Penn has equipped all on-campus housing with fire safety sprinkler systems, and they're making that clear to everyone in University City.
On Sept. 29, Penn’s Division of Public Safety, the Perelman Quadrangle, the Philadelphia Fire Department, and the National Fire Sprinkler Association held a side-by-side burn demonstration on Hamilton Field in an effort to raise awareness about fire safety and the importance of fire sprinkler systems.
The demonstration, which lasted about 15 minutes, involved the burning of two dormitory style rooms while Upper Merion Chief Fire Marshal John Waters narrated the event. One of the rooms was outfitted with a sprinkler system, and the other room was not. Both rooms had smoke detectors.
The room with the sprinkler system was ignited first. Moments after the fire became large enough for the smoke detector to detect it, the sprinklers turned on and extinguished it before many items in the room could be damaged. According to Waters, the sprinklers were able to extinguish the fire well before firefighters could have arrived at the scene.
The room without the sprinkler system was set on fire next. In this case, the entire room combusted well before firefighters would have been able to arrive, and it would have been very unlikely for anyone in that room to survive, Waters said.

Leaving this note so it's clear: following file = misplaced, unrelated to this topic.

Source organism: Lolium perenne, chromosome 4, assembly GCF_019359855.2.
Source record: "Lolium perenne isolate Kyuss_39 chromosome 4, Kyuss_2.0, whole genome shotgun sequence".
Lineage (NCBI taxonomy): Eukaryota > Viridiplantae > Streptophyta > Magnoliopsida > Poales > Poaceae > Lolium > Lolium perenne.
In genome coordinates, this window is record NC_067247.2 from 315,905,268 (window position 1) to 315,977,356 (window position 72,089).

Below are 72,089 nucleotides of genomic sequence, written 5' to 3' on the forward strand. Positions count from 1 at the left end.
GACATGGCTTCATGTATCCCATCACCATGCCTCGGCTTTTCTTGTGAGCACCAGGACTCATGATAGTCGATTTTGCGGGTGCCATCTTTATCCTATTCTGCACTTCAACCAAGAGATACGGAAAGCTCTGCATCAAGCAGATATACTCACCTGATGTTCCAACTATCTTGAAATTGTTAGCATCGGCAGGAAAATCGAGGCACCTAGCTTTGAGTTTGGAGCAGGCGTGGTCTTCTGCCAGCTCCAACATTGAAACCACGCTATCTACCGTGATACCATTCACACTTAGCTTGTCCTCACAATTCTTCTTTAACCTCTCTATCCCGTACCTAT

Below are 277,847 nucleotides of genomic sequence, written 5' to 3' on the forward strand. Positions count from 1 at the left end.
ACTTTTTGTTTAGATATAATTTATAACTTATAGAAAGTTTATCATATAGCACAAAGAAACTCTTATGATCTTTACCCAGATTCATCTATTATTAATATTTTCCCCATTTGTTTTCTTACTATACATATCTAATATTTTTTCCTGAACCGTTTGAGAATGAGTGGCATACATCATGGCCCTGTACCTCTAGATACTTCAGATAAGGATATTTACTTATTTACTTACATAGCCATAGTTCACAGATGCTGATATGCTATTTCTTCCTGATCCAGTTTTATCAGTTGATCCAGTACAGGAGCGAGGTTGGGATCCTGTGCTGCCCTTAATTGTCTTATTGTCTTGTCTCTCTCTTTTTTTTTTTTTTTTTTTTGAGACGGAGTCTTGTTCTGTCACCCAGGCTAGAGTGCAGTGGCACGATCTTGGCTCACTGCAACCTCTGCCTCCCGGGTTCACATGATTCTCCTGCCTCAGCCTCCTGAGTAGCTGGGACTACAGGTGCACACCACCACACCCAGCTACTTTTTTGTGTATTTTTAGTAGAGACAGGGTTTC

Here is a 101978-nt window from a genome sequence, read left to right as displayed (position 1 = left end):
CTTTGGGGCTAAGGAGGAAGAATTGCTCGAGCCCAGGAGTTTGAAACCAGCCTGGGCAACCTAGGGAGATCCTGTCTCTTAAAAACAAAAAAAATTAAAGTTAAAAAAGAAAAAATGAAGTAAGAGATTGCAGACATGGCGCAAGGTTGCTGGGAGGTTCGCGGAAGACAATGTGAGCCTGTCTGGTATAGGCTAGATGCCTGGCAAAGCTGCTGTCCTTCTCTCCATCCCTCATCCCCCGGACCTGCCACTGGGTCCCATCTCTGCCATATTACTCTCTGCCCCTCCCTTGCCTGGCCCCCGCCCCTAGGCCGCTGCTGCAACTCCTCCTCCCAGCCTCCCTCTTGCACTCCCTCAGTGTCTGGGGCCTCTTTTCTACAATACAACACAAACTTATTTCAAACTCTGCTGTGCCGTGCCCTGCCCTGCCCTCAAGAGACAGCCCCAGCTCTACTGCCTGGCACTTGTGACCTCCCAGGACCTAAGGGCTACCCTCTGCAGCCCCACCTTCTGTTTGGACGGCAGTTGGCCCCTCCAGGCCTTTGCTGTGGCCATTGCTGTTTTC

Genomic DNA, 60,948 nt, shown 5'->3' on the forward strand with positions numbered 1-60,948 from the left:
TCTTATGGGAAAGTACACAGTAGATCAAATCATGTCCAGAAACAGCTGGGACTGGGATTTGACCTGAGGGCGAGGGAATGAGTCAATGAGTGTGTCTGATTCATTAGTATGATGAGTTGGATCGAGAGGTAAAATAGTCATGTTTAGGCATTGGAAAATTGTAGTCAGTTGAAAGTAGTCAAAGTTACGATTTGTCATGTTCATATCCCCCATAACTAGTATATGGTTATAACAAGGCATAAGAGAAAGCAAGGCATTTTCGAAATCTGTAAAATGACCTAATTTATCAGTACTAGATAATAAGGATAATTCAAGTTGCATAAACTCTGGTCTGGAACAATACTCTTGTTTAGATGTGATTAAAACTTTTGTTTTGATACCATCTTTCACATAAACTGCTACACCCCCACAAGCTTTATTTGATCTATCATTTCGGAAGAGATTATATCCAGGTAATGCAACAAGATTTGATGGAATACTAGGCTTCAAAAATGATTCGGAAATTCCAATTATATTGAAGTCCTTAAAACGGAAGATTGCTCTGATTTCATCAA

“Keep in mind, this could be your living room, your bedroom,” he said.
After roughly 10 minutes, which was estimated to be the expected time that firefighters would arrive in real life, firefighters put out the blaze.
Penn Chief of Fire and Emergency Services Eugene Janda, who played a major role in organizing the event, hoped that the demonstration would increase University City residents’ understanding of the importance of fire safety. A similar presentation has been held in 2013, 2014 and 2016.
“Sprinklers save lives; sprinklers protect property; sprinklers preserve processes,” Janda said.
Janda and DPS Vice President Maureen Rush said a major purpose of the demonstration was to promote fire safety among students.
“People talk about [the side by side burn] for a very long time,” said Rush. “Maybe at the next UA meeting they say whoa, we need to discuss this.”
Despite the event’s emphasis on college student awareness, attendees were primarily non-student University City residents, event sponsors, and younger school children. Of the Penn students that did attend, more than one didn’t know about the demonstration beforehand and came to see why a crowd had gathered.
College senior Jordan Baum said he saw free food being served at the event and decided to check out what was occurring. He said he had not heard about the side-by side burn before stumbling on it on Friday.
“I was on my way to class and it looked like an interesting event,” he said. “It was nice; they had chili.”
The chili was served by one of the event’s , Bon Appetit. Other sponsors included Penn MERT, the Philadelphia Fire Department, the Pennsylvania Army National Guard, and the Federal Bureau of Investigation.
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